“In 2009, they said they didn’t want me to go anywhere and they wanted to make me a member. Fieldy wanted me to go to meet and greets and I was like, ‘People don’t want to meet me!’ I would show up to the first meet and greets and people would be like, ‘Jon, your lyrics saved my life, Fieldy your bass is incredible, Munky, I love you,’ then they’d turn to me and say, ‘Who the hell are you?’ To them I was some new drummer; they didn’t know I had 50 records under my belt.”
You wanted to stay, but the band must have been concerned that you’d want to go back to session life.
“On the first tour we did 35 countries in four and a half months. They took four months off and I called the manager and asked if I could book some drum clinics. He said I could do what I wanted but just don’t join a national band. He said not to do any big tours because Korn wanted to play with me more.”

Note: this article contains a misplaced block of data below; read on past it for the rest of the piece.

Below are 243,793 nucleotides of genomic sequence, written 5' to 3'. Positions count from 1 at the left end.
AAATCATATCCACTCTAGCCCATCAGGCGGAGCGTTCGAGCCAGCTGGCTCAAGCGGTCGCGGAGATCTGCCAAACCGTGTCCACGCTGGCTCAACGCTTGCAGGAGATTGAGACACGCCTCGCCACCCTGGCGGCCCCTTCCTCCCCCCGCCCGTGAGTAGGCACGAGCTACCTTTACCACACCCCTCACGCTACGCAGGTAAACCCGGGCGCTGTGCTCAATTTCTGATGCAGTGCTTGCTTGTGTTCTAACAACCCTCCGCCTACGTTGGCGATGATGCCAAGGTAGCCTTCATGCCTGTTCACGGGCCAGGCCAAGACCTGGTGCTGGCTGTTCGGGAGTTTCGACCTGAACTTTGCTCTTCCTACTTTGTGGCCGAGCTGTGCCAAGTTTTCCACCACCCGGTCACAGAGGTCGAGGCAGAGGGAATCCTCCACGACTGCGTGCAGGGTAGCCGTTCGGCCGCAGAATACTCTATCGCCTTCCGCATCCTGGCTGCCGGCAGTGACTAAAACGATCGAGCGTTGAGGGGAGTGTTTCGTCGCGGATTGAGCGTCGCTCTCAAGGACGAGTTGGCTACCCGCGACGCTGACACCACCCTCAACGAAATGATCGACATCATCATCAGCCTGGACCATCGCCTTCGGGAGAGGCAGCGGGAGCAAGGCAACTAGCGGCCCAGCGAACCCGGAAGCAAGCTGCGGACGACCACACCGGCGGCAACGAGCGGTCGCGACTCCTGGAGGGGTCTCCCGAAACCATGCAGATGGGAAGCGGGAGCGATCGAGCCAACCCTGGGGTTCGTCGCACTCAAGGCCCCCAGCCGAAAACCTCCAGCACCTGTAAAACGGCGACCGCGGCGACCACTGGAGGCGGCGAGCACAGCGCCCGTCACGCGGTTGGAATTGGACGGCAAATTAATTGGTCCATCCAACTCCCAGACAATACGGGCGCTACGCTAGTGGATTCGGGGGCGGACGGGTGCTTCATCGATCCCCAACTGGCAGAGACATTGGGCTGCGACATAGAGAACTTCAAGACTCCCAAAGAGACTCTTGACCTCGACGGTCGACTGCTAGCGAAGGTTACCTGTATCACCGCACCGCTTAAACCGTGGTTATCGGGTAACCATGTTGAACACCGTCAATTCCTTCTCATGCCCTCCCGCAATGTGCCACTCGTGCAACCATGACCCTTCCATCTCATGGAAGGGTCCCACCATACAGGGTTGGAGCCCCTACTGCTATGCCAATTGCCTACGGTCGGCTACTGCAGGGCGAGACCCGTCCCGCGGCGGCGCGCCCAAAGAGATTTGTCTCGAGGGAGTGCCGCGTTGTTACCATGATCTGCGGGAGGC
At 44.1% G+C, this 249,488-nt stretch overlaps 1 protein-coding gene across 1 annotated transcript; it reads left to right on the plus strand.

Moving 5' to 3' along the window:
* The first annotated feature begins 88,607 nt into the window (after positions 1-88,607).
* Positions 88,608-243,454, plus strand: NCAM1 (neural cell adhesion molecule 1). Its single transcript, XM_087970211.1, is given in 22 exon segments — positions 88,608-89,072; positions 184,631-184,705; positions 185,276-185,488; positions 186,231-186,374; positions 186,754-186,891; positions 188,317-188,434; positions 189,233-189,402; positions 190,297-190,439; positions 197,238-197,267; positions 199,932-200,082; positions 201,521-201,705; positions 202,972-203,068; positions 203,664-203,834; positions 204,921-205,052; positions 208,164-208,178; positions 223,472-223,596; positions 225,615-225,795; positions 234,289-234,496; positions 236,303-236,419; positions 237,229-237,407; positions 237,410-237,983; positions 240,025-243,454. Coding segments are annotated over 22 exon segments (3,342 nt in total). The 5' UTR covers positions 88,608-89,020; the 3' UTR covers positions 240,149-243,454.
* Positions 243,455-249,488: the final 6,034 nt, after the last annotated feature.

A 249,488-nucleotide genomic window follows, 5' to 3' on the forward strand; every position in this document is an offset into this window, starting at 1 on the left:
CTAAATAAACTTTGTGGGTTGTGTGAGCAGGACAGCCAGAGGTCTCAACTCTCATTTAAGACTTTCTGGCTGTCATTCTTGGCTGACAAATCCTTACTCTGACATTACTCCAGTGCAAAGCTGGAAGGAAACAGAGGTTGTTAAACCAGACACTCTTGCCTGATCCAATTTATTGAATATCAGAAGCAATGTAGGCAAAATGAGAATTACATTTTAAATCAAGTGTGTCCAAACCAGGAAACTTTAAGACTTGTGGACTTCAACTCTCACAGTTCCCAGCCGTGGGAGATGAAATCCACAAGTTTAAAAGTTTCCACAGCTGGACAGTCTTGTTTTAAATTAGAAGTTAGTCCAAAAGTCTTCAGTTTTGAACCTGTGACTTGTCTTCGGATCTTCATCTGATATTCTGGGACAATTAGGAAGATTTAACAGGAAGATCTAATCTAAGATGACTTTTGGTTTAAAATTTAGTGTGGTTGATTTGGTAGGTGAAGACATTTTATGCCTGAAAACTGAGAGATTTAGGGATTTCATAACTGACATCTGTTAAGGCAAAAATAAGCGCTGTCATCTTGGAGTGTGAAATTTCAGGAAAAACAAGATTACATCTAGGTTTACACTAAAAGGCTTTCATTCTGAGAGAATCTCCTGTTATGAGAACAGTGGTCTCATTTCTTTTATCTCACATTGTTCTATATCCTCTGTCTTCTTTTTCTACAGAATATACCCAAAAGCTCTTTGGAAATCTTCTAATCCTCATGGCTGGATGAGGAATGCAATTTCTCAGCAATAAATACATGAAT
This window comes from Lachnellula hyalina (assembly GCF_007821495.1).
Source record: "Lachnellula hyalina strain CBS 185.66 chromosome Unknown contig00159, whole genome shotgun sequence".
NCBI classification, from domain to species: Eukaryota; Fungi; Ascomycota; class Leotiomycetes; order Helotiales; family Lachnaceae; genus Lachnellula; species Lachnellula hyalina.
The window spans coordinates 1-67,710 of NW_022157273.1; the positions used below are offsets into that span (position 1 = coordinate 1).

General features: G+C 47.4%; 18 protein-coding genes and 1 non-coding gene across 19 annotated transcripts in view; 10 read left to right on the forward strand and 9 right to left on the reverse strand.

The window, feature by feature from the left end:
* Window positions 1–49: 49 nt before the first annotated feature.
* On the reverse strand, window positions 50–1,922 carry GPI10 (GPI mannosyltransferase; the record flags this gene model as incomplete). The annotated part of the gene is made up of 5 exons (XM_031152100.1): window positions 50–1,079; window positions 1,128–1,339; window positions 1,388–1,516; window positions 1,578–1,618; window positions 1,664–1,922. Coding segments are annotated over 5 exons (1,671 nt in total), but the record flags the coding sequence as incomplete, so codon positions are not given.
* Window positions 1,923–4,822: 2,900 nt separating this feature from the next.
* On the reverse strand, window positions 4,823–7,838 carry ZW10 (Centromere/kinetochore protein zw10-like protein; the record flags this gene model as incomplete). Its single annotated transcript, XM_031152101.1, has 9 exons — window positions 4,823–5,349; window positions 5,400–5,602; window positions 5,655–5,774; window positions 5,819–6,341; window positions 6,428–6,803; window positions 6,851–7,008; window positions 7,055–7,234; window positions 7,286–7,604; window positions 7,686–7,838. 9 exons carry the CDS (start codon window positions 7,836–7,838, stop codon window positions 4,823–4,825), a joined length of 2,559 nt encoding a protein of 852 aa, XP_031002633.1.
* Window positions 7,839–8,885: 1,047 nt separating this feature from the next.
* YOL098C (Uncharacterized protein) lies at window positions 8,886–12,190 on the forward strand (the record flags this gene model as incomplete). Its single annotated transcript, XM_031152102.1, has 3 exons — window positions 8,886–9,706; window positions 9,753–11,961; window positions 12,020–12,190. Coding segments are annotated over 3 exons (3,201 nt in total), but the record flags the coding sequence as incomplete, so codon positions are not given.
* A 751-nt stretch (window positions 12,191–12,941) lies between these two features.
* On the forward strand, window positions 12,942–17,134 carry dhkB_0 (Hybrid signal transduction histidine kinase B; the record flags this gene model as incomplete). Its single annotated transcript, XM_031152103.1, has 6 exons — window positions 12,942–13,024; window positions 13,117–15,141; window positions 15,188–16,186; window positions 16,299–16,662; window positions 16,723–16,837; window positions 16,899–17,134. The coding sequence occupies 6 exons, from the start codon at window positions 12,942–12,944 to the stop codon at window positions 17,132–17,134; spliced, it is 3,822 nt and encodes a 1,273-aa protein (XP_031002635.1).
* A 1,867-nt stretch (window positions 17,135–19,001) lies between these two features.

Side projects and experimentation
How has your role changed in the past 10 years - are you more hands-on in the writing process?
“From the get-go they were open to my ideas but now even more so. But then a song like Never Never has been a big single for us in the States and that’s one that Jon brought in pretty much completed and we just put our stamp on it but that was an exception.”
On record Korn has always been about progression. Has that helped the band sustain a 24-year career?
“I spoke with the guys in Disturbed about this because they went away for four years and that was smart because they’ve came back right on top. Everyone tells us to take two years off but we keep going.
“Also, we’re not like AC/DC or Iron Maiden where you know what you’re going to get with every record, and that’s totally fine because they’re both great bands. But with Korn we love to go left of centre. Sometimes that pisses some fans off but then we gain new fans as well.